Opinion: How DHEC and SC residents must work together to stop spread of coronavirus
It’s no secret why COVID-19 commands the time, attention, and resources of our entire state and nation. A virus like we have never seen before, it has infected hundreds of thousands of Americans and tens of thousands have died. The respiratory illness is putting every facet of our public health system to a test – from disease control experts to health-care providers to residents.
While it is the South Carolina Department of Health and Environmental Control’s responsibility to lead efforts to protect the health of communities across our state, COVID-19 is teaching residents they too play a vital role in preventing disease. It also has sparked public interest in the work DHEC does.
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As Gov. Henry McMaster leads South Carolina’s response, DHEC collaborates with his office, other federal, state and local officials, providers, and community partners to stop the spread.
DHEC has a skilled cadre of public health professionals who labor daily to address disease threats, whether seasonal flu or COVID-19. They monitor more than 50 reportable communicable diseases and respond to outbreaks and other communicable disease events. The earlier we can detect how the disease is behaving, the better we are able to develop a plan to protect residents.
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Oftentimes, this work goes unnoticed. That’s a good thing; it means potential health threats are being prevented from becoming larger issues that threaten the general population.
But COVID-19 is different. It is a greater threat and people are rightly concerned. With it has come heightened interest in DHEC’s disease control efforts.
Unlike doctors, who treat diseases one patient at a time, DHEC addresses disease for the state’s entire population. Instead of treating a single person infected by COVID-19, DHEC's task is to monitor, detect, and investigate the disease and work with partners to provide timely, effective responses to protect us all.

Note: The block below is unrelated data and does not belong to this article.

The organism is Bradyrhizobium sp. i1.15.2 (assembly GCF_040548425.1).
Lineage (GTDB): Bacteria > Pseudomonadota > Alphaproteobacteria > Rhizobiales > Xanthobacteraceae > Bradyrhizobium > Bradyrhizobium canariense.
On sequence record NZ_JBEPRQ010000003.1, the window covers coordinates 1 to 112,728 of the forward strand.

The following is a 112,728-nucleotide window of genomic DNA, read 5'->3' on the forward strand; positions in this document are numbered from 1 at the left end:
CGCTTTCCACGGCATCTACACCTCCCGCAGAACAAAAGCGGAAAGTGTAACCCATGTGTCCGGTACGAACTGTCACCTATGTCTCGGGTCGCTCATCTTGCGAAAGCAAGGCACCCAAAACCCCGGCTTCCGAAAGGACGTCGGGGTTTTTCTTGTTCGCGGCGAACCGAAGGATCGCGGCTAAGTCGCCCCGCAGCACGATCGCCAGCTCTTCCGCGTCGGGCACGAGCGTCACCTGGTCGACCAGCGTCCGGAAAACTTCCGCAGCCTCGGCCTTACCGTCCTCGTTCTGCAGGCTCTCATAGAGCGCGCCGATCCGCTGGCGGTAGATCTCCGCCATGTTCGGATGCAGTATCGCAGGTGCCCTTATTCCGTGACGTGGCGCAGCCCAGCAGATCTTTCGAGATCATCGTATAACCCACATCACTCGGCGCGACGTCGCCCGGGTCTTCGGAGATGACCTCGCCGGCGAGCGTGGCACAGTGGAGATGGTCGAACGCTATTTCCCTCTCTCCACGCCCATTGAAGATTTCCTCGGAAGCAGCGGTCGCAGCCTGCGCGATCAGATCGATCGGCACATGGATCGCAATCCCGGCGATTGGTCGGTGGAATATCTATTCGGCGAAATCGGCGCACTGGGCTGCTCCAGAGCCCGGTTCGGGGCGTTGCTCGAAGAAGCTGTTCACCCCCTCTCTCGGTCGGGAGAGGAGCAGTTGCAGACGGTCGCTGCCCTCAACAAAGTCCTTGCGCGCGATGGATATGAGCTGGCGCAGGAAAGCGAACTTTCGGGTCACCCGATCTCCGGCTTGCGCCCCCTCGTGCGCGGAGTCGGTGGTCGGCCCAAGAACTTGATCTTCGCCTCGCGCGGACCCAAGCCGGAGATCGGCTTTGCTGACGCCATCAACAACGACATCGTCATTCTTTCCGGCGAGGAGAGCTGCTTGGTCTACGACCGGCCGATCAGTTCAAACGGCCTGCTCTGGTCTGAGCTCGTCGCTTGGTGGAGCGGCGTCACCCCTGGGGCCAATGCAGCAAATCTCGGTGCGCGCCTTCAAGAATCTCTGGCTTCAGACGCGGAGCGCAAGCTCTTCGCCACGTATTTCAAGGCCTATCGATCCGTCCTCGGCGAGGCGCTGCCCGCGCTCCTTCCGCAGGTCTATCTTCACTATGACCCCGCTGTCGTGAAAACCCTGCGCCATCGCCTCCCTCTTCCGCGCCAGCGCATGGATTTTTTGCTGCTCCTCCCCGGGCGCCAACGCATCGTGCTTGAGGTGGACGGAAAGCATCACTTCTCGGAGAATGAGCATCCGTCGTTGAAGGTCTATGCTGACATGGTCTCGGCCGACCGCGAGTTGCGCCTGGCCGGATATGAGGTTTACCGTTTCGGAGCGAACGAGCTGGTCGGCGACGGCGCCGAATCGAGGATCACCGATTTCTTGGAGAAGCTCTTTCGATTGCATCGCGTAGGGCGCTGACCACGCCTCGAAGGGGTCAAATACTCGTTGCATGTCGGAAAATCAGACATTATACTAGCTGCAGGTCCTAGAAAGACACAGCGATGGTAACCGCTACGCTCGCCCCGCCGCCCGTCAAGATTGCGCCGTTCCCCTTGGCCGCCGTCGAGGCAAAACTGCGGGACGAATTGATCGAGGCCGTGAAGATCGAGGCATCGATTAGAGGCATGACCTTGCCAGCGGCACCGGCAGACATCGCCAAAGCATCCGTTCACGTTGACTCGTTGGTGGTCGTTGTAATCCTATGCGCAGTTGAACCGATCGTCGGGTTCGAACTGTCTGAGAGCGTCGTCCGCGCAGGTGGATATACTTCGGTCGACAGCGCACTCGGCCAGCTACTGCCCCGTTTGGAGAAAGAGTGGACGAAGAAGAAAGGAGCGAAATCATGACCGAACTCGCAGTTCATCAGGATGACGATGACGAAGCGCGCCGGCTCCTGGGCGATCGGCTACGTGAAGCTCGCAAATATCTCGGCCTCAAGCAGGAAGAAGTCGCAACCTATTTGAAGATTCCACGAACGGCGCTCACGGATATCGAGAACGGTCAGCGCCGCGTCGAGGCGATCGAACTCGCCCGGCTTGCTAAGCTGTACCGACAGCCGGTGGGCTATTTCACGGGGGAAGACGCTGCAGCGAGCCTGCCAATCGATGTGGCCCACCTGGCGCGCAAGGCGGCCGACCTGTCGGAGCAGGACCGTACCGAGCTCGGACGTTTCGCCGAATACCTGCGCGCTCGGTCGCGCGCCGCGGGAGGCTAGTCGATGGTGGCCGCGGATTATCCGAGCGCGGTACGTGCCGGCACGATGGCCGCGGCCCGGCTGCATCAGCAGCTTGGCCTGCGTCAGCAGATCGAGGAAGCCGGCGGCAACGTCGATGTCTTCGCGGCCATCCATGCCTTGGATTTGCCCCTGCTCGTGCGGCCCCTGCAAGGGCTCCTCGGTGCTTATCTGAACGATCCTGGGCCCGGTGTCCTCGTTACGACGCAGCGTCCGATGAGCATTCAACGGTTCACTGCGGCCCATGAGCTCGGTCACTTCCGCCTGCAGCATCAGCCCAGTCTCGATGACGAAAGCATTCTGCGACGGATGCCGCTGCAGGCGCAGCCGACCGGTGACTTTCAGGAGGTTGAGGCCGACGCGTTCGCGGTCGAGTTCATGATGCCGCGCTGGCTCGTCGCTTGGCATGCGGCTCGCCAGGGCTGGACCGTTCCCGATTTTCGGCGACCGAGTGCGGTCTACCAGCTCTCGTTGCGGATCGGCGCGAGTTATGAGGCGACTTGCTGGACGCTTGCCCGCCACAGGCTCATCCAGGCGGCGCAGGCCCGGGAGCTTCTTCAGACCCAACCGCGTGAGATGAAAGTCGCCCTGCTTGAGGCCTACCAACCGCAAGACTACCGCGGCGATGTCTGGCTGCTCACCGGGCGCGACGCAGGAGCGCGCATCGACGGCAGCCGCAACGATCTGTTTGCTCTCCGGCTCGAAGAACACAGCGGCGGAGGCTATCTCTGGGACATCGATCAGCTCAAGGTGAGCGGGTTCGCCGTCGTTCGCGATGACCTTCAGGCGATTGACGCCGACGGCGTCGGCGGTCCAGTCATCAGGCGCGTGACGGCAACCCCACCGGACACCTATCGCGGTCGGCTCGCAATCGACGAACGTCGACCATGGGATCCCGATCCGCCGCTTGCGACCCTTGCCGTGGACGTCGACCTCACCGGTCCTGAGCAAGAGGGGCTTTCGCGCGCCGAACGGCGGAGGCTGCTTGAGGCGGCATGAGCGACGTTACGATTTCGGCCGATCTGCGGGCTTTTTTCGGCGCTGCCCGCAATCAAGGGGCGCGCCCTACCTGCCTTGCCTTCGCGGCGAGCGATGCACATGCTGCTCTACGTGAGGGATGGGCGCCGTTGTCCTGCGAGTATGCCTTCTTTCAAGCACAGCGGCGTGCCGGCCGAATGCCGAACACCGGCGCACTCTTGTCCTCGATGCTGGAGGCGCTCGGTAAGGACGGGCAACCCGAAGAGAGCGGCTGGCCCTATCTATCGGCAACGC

That’s the essence of public health: ensuring the well-being of entire populations, which can be as small as a local neighborhood or school or as large as a region or the entire state. Or they can be subsets of populations, such as high-risk groups.
For example, data reveal that African Americans are affected by COVID-19 at an elevated rate. African Americans make up about 27 percent of the population but, as of April 14, they comprise 41 percent of COVID-19 cases for which race was collected and 56 percent of related deaths. African Americans are disproportionately affected by conditions such as heart disease, diabetes and obesity. People with such health conditions are at higher risk of severe illness from COVID-19.
Such data call for a response. Intense outreach and prevention efforts are needed to help control spread among African Americans and others, such as older residents, who are at higher risk. DHEC continues to sharpen our messaging to ensure populations at greater risk are made aware of available testing sites and resources.
But this isn’t just a DHEC responsibility. You can help. Start by heeding prevention recommendations:
- Stay at home as much as possible.
- Practice social distancing.
- Avoid touching frequently touched items.
- Wash your hands regularly.
- If you must go out for work or essentials, wear a homemade cloth mask.
If we each do our part, together, we can stop the spread.
Dr. Linda Bell is South Carolina's state epidemiologist and director of DHEC’s Bureau of Communicable Disease Prevention and Control.